During the planning stages of creating your disaster recovery plan, you’ll want to look at all of the systems, software, and processes your business uses on a daily basis. Then, you’ll plan to recover these systems quickly and efficiently. In most cases, you will want to get communication back online first. This ensures you can answer your clients’ questions, contact your IT support team for help, and perform other necessary communications right away. Then, you can start to pull in all of the other processes and systems your business needs like computer networks, specific software, and other parts of your IT infrastructure.
What are the Benefits of a Backup & Disaster Recovery Plan?
The biggest benefit is clear – your business information and processes are protected and accessible after data breaches, malware attacks, or natural disasters, like floods and fires. While other businesses are still trying to find work arounds to get them through the day, a great backup and disaster recovery plan will have you back to full capacity more quickly, ensuring your bottom line is protected, your customer satisfaction is high, and your productivity never slows.
How do I Know if I Have a Good Backup & Disaster Recovery Plan?
Testing! When you have a backup and disaster recovery plan in place, you need to test it. You know when you don’t want to find out your backup and disaster recovery plan failed? After an actual data loss or disaster. You should regularly test your systems to ensure that they are working and your RPO is as close to zero as possible (it’s like golf – you want a low score). Your backup and disaster recovery team will perform testing regularly, and there are also third-party providers who offer these services. You can also spot check files and system backups independently by requesting access to the stored versions of your information periodically. However you test, make sure that you are testing the efficacy of these systems on a regular basis.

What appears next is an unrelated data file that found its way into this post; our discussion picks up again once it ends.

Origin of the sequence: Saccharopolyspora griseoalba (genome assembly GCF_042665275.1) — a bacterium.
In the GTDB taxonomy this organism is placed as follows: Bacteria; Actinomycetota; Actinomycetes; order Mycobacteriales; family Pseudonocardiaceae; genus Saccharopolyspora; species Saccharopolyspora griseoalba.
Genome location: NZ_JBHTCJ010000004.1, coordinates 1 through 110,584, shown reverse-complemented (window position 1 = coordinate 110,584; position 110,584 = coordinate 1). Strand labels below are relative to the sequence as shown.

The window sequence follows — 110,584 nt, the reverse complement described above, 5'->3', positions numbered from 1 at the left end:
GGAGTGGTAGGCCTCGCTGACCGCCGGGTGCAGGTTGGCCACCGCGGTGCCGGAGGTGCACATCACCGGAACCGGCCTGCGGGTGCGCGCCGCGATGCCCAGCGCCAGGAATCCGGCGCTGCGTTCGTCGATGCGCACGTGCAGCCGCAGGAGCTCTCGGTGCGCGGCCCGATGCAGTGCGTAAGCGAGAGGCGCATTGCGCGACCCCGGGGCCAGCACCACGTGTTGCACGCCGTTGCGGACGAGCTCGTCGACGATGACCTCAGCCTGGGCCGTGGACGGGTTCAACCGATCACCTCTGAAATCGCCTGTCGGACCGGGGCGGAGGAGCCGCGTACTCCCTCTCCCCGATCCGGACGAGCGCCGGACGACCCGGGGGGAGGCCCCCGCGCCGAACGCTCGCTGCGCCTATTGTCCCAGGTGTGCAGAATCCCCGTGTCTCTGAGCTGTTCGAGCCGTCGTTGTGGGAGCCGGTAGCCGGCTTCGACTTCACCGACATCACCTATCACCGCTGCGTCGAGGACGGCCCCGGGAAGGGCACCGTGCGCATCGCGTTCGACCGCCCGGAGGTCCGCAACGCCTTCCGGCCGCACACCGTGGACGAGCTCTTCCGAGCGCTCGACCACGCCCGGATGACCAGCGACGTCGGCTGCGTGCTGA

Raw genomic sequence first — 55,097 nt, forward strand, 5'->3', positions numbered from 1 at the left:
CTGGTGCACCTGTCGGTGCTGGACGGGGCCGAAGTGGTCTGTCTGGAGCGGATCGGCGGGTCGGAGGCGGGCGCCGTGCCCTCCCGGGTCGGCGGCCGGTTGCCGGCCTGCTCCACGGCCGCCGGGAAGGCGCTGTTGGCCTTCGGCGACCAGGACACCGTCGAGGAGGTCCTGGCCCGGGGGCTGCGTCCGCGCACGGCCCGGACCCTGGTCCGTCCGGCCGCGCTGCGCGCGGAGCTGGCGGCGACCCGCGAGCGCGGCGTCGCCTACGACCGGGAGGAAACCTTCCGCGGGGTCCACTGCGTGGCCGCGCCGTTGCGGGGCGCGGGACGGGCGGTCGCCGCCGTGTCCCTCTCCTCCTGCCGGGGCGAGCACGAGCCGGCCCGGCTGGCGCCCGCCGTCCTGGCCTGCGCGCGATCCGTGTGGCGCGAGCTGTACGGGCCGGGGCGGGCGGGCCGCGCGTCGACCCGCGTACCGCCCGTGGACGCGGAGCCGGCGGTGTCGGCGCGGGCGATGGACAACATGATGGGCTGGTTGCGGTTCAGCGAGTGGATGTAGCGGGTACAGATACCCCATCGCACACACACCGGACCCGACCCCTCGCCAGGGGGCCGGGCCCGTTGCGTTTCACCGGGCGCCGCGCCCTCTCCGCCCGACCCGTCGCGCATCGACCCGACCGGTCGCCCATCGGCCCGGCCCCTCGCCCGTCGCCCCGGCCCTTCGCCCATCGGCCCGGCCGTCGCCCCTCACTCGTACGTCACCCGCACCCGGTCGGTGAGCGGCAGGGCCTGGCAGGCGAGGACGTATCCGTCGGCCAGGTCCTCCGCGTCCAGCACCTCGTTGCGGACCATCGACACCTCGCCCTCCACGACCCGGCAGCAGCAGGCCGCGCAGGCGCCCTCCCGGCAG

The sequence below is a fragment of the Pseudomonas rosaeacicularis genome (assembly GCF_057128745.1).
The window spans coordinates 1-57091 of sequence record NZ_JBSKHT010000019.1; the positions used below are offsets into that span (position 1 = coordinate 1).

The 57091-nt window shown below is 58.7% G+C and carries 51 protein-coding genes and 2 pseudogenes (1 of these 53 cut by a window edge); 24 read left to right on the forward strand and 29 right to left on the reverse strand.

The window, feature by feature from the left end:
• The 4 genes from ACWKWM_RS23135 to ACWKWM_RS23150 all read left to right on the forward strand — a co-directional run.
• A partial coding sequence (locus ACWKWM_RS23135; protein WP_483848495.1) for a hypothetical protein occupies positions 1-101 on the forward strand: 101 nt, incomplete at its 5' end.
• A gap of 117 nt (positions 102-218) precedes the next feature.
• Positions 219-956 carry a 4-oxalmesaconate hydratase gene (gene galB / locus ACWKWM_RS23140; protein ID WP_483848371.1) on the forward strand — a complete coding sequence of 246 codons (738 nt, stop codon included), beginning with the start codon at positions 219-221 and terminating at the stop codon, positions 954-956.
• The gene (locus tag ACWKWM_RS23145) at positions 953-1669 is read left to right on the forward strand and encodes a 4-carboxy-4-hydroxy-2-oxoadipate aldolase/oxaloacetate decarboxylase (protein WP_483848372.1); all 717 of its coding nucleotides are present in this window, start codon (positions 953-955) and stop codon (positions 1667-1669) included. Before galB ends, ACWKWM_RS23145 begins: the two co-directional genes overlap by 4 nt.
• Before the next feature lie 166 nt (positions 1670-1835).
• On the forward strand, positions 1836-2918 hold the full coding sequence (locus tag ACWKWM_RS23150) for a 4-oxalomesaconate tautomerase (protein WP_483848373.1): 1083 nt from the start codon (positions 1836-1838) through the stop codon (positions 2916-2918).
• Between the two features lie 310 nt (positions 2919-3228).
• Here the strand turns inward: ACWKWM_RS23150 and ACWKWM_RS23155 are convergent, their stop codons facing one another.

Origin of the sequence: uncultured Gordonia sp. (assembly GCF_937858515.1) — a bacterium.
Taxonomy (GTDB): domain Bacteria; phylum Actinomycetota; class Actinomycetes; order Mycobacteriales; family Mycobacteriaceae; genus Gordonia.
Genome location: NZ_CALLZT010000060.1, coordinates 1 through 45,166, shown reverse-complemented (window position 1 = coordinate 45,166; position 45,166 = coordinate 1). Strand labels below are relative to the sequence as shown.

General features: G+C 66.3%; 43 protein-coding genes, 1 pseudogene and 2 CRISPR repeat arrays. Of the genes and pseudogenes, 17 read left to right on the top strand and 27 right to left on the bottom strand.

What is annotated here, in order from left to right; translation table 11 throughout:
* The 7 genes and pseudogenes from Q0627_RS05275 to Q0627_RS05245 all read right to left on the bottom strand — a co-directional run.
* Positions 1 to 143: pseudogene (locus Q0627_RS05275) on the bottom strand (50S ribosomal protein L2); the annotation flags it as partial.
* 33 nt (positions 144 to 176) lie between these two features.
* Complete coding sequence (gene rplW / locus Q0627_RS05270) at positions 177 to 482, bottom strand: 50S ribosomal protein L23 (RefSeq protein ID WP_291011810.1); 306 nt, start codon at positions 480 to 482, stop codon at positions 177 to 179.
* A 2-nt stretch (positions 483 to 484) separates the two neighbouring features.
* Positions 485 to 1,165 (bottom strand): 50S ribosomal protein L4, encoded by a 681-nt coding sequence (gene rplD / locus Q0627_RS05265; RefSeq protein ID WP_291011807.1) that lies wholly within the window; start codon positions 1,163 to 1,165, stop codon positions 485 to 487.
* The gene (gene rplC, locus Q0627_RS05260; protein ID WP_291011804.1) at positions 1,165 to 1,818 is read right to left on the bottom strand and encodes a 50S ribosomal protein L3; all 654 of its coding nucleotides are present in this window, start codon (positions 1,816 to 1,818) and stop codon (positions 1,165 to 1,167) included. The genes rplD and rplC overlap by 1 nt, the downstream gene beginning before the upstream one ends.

Does IT ArchiTeks Offer Backup & Disaster Recovery?
We work with businesses of all sizes to create effective back up and disaster recovery plans. Our business is dedicated to helping your business succeed, and when it comes to the role of IT, protecting your business information and processes is essential. We can partner with you to create redundancy within your backups, so there’s always another version of your data somewhere. We also offer 24/7 disaster recovery from our industry-leading support team. All of our services are customized to your business and scalable to allow for growth. In short, we’re here for you today, tomorrow, and father down the road. When you’re ready to discuss backup and disaster recovery plans, call our sales team. We’ll get to work answering your questions, reviewing your current processes, and providing our expert recommendations to ensure your backup and disaster recovery plan has you covered no matter what.